The National Infrastructure Commission today called on Government to ensure it is on the right path to get full fibre broadband out to all homes and businesses by 2033 with a short term target of by Spring 2019 seeing the production of a nationwide full fibre connectivity plan. The National Infrastructure Assessment – the first ever of its kind – examines the UK’s economic infrastructure needs up to 2050.
Its focus for the digital sector was ensuring that digital connectivity needs will be met through full fibre and cautions government to ensure that they don’t let indecision now risk the UK being left behind.
Specific recommendations include for Ofcom to promote network competition by deregulating where competition is effective; subsidies for rural and remote communities should begin by 2020; measures to cut the cost of full fibre should include ensuring that obtaining wayleaves would be the same process for digital infrastructure as for other utilities and local government should designate ‘digital champions’ to improve telecoms processes. Government and Ofcom should also plan for copper switch-off by 2025.
The Commission’s analysis reveals that over a 30 year period building and maintaining a full fibre network would cost £33.4 billion – an estimated £11.5 billion more than an incremental upgrade to the existing infrastructure. The Commission also recognises that although the demand is currently not all there for full fibre, the limitations posed by copper combined with the projected bandwidth demands make the case for full fibre roll out, especially as delivery could take anywhere between a decade and 20 years.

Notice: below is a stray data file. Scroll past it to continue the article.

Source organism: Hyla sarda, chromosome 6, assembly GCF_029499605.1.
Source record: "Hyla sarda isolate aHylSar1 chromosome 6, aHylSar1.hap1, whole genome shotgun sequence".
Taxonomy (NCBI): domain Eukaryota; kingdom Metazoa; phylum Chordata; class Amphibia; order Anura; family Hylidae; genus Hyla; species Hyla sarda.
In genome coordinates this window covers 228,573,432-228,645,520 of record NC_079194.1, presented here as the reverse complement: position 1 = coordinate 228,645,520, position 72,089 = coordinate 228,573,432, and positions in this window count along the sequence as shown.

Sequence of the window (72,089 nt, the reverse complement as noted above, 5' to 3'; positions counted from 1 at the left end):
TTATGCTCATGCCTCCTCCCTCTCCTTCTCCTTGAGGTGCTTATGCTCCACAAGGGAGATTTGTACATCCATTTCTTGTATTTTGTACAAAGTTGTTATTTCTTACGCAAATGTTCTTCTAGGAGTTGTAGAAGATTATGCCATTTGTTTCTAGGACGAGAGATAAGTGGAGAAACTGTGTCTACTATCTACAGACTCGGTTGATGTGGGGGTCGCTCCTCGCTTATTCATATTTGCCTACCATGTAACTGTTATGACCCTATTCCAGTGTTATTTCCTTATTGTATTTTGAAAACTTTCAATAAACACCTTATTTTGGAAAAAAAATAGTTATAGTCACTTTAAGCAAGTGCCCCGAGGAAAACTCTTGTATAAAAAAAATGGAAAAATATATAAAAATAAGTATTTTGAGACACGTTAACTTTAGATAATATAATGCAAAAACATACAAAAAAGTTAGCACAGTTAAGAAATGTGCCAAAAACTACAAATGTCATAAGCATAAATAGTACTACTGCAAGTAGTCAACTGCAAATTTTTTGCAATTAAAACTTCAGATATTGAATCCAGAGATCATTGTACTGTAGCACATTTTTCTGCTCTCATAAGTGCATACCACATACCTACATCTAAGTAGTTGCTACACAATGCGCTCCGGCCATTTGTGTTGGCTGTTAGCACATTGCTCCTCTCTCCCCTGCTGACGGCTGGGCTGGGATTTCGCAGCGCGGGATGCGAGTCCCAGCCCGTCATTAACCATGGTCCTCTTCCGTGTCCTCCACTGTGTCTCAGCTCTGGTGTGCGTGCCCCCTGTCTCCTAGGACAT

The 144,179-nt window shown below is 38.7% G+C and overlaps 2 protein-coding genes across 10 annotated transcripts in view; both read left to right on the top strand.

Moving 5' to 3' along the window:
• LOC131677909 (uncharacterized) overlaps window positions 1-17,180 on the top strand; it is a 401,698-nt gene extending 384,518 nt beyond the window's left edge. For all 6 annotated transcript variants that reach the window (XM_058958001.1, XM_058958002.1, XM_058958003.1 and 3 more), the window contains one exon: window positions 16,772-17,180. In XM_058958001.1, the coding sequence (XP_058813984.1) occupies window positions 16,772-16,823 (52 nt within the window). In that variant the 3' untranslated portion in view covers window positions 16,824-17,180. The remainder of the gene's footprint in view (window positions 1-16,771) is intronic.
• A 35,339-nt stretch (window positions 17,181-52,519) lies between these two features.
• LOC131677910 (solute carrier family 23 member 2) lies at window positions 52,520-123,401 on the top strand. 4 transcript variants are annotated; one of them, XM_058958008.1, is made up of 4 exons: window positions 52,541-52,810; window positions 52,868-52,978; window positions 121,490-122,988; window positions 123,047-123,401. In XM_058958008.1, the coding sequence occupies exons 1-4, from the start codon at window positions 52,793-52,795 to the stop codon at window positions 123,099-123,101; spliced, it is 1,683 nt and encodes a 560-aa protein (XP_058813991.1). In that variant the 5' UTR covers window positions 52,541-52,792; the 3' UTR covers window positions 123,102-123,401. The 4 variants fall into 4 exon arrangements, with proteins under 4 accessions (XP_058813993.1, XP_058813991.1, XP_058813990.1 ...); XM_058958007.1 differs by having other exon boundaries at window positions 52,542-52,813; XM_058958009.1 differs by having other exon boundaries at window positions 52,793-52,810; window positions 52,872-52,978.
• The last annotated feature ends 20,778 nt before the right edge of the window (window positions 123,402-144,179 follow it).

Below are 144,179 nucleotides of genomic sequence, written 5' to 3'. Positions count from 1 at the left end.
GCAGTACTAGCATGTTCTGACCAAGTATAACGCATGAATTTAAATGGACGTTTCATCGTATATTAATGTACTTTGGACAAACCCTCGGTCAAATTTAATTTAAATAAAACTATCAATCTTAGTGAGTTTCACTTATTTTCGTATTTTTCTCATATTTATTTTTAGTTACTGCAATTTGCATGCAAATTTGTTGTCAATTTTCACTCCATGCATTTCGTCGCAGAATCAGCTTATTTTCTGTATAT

Investment now is therefore essential and the Commission is asking the government to give investors the confidence through providing a clear decisive strategy on backing full fibre and achieving nationwide delivery.
The Government is expected to publish shortly its Future Telecoms Infrastructure Review– outlining how it proposes to meet the digital connectivity needs of the UK and promote investment in full fibre and 5G networks.